I woke up thinking about what it means to be mature, both physically and spiritually.  I had a chance to spend some time with a new friend yesterday who has a young son.  She had to watch him vigilantly, get him to look at her when she talked to him and speak to him in a very simple, straight forward way.  She had to address him often because he is not yet mature and needs instruction for most tasks.  I remember when my own sons were like this.  I can tell they have matured by how much less I talk to them to instruct them and how much more I talk with them just for the joy of their conversation.

This morning we had to leave early to go to church because I was teaching the little ones at both services.  I let the boys know last night that it was my turn to teach on Sunday and that’s all I had to say to them.  They are old enough to get themselves up on time, get dressed, grab something to eat, get their teeth brushed and be ready at the time we have to leave.  I didn’t have to watch over them every step of the way.  They knew what they had to do and did it.  This left me time to focus on getting my props loaded in the van and other little jobs done.

It’s funny how God often directs us without really knowing it.  I was thinking about maturity and today’s sermon was on how God speaks to us.  When we are immature Christians, he has to speak to us in very obvious ways.  He has to get our attention and maybe at this stage we receive signs or other indications that it is God who is directing us.  He has to be obvious because we just aren’t mature enough to get it otherwise.  As we grow spiritually, God often speaks less to us or at least it’s not in such obvious ways.  This is because we are maturing.  He doesn’t have to take us by the hand as much anymore.   He can trust that we’ll be directed by the principles of His word.  He treats us like I treat my growing boys.  I give them a little direction now but for the most part I expect that they’ll know what to do with it.  They’ve been with me a while and have come to understand how things work.

My boys aren’t offended that I’m not there telling them what to do every step of the way.  It doesn’t tick them off that I let them make their own decisions more often.  I want them to become more independent.  The don’t always make good decisions but even that is an opportunity for growth and maturity.  If I never give them the chance to make a bad decision I’m not really helping them reach adulthood.  I think God is the same.  There was a time in my life when I heard his voice clearly and obviously but that is much less the case now.  Unlike my sons, though, I sometimes get upset that God isn’t telling me what to do.  I think now that He’s just giving me the opportunity to grow up spiritually.  In essence, He’s saying that I have been with Him long enough to know how He works and He trusts me to make good decisions.  If I start to go off, He’ll be faithful and redirect me but he’s not going to treat me like a three year old anymore.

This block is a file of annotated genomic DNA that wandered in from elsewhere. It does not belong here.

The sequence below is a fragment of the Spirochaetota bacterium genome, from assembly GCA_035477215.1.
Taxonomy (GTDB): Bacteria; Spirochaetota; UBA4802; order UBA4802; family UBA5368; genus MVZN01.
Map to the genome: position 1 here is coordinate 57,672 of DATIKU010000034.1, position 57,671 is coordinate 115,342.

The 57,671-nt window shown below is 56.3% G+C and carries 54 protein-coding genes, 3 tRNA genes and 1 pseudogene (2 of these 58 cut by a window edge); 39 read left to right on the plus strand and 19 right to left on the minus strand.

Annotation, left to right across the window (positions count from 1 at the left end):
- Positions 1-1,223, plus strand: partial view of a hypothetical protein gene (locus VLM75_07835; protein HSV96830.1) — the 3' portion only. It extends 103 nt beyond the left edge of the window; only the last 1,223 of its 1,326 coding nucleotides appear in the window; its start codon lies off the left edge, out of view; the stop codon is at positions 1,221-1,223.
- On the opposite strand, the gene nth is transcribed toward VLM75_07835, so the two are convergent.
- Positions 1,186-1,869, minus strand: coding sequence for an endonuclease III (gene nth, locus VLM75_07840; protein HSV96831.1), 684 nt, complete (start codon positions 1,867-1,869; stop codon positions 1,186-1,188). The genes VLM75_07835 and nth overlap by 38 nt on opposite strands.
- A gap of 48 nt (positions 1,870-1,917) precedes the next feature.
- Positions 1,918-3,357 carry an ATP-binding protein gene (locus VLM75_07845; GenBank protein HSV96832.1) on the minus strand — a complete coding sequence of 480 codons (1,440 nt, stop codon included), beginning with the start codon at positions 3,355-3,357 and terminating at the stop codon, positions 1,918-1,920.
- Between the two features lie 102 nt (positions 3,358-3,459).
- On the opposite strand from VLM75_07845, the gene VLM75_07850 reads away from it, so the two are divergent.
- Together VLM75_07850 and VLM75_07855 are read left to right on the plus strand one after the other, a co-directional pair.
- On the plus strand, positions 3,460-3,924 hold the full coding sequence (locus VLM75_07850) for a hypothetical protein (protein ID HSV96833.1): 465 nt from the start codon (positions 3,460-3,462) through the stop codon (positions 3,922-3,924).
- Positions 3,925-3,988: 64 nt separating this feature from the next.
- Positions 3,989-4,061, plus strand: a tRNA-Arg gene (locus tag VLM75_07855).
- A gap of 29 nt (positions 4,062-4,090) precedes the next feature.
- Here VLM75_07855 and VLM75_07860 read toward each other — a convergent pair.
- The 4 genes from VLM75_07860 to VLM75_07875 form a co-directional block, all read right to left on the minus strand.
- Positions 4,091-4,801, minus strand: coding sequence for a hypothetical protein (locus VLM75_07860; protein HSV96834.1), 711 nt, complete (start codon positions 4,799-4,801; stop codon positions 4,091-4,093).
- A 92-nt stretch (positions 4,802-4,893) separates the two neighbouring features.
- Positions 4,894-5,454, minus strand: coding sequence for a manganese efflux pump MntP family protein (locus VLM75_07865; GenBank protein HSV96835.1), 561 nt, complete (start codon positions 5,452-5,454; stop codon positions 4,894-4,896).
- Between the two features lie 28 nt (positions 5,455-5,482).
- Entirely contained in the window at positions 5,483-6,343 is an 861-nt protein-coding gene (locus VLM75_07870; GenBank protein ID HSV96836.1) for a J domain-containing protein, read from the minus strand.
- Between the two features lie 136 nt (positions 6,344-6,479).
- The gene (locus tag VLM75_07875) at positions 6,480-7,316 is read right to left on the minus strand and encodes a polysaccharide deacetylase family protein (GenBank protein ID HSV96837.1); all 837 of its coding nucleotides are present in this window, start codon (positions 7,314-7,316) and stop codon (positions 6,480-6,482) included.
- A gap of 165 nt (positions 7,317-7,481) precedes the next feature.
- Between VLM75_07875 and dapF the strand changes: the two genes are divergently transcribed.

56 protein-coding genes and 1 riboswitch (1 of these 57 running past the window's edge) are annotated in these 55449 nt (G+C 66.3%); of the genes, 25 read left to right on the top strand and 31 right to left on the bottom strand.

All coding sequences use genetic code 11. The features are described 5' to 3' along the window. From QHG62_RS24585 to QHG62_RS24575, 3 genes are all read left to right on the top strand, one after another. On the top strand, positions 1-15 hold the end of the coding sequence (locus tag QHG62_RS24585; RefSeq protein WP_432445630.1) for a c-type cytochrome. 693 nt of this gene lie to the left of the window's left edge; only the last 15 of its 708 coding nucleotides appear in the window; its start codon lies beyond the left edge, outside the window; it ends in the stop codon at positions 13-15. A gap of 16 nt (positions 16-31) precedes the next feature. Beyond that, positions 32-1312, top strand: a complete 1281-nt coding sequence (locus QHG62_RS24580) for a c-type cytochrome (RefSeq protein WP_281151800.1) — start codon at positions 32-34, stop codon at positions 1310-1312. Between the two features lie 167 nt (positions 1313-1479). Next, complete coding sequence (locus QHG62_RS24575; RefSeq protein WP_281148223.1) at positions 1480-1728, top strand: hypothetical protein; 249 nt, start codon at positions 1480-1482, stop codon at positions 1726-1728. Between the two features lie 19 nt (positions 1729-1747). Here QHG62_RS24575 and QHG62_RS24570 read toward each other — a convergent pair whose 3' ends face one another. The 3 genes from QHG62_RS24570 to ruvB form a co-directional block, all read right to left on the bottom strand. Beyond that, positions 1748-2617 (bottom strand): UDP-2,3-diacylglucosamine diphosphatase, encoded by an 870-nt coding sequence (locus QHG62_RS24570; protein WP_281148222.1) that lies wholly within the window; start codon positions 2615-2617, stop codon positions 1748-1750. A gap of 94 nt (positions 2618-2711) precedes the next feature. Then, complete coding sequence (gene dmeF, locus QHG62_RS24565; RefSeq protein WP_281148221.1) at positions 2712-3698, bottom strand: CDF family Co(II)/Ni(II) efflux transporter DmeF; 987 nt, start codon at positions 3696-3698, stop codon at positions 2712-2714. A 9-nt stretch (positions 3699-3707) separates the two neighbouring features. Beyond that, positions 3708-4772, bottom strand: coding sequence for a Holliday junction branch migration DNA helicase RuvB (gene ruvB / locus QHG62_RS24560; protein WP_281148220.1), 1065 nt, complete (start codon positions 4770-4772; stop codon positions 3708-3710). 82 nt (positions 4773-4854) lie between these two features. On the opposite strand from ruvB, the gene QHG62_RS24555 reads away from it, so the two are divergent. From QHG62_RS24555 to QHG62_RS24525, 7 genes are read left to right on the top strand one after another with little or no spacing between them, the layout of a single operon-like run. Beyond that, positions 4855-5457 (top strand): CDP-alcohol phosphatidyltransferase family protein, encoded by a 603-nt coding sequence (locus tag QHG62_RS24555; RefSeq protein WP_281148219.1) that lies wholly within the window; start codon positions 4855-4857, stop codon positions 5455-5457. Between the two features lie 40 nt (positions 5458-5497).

The whole idea of this is strangely comforting.  I was beginning to think that I must not be very spiritual at all because honestly it’s been a long time since I’ve clearly heard God speak to me.  I’m going about my merry way hoping and thinking that I’m in God’s will but I don’t have signs from beyond assuring me that I am.  Rather than that being a sign of waning spirituality perhaps it is a sign rather of growing spirituality.  If I really think about it, I don’t speak that often with my parents anymore.  When we do it’s more to enjoy each other’s company than for me to be instructed by them.  That time has passed.  They’ve done their best and now they have to leave me to make my own choices.  They hope that I will choose well but it’s out of their hands and they know that I will experience the blessing or the repercussion depending on how I choose.